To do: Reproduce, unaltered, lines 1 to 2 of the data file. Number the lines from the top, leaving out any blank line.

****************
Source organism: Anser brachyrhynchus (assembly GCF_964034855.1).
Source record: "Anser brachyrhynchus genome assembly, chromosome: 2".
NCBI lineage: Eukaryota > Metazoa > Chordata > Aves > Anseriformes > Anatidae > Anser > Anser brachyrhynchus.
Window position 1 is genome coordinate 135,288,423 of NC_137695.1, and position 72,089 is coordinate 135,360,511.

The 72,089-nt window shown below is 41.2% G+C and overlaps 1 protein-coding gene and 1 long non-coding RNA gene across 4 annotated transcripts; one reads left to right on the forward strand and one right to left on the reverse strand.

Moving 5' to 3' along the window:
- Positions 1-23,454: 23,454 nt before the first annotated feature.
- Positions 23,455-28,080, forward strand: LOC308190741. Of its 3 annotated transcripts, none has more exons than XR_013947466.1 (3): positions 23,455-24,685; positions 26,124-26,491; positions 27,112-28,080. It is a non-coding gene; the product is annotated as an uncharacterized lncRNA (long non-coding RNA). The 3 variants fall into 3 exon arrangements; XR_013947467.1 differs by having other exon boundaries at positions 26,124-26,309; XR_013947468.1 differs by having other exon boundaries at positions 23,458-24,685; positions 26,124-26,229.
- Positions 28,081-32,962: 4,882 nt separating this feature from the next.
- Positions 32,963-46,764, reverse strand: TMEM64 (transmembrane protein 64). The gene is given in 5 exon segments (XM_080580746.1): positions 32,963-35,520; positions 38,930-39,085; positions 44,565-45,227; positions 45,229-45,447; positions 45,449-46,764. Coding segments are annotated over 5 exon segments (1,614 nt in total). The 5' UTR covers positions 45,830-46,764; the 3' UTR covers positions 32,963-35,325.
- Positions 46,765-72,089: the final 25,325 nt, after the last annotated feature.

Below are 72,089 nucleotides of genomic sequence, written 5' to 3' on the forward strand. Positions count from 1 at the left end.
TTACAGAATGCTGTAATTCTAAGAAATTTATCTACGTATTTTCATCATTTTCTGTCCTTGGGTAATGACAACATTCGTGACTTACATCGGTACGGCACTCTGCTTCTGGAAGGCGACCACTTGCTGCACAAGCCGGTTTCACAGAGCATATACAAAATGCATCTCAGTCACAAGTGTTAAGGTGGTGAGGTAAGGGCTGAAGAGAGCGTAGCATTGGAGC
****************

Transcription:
Source organism: Anser brachyrhynchus (assembly GCF_964034855.1).
Source record: "Anser brachyrhynchus genome assembly, chromosome: 2".